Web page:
PAM's Executive Director Brian Ferriso
This January marks the one year anniversary for the Portland Art Museum's new
director, Brian Ferriso. As arguably holding the most important cultural position in Oregon,
Ferriso's actions have far reaching implications and set expectations both within the
museum and the rest of the state's philanthropic/artistic community. It is time for an annual checkup.
(disclosure: Im VP of the Contemporary Art Council at PAM and PAM is a PORT sponsor)
The Ferriso effect:
For contrast, John Buchannan, Ferriso's predecessor was a successful and aggressive entrepreneurial
promoter (but questionable as a connoisseur), and for years many other organizations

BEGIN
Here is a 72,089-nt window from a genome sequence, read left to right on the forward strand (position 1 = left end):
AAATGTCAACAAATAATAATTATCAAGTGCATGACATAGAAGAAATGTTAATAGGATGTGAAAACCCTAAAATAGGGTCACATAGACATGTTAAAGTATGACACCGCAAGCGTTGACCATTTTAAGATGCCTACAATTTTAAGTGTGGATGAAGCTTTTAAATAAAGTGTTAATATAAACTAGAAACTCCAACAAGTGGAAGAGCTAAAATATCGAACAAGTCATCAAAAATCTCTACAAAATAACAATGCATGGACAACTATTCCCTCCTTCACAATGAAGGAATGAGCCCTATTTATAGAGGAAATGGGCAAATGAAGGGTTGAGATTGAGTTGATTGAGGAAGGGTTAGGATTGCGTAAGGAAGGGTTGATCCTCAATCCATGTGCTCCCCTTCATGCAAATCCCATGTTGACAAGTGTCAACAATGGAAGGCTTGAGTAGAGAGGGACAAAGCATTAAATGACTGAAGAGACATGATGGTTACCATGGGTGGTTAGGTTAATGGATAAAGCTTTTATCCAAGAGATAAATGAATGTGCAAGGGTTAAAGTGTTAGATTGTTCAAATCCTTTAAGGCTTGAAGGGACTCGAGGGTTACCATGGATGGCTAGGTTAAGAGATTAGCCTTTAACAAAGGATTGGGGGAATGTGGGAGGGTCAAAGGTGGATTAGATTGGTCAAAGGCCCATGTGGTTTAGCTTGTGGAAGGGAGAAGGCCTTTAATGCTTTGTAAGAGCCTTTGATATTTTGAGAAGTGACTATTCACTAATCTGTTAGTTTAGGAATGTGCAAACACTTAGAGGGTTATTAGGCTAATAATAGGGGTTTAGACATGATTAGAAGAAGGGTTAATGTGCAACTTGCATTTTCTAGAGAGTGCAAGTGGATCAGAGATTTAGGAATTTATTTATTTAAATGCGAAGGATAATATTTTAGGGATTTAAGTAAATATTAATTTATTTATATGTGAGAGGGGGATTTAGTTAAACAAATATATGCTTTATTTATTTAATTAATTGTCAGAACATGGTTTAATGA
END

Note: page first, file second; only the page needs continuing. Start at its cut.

followed his lead, putting hype ahead of content. Lately, Portlanders have
grown tired of the "constant PR" type leaders as purveyors of empty cultural calories.
[*Note to our so-called journalists, coverage should focus on qualifications of leaders and the quality of shows (aka
the only results that matter) not grandiose promises and PR glosses over inferior
programming simply designed to produce attendance.] In fact, the first thing Ferriso did was cool down the board who
wanted to build on the new property PAM had acquired so he could focus on solidifying
the museum's fundamentals like its; endowment, collections and programming tuned
to Portland's needs (more contemporary with a bustling arts scene). He's also
empowered his curators and that's good for deeping PAM's intellectual relevance.
Ferriso is the antithesis of PR showman and has received some
national attention for not being a Thomas Krens clone
. Instead, he's refreshingly
focused and content oriented. For example, he canned the meatmarket Museum After-Hours
series because it wasn't making the museum any money and wasn't directly related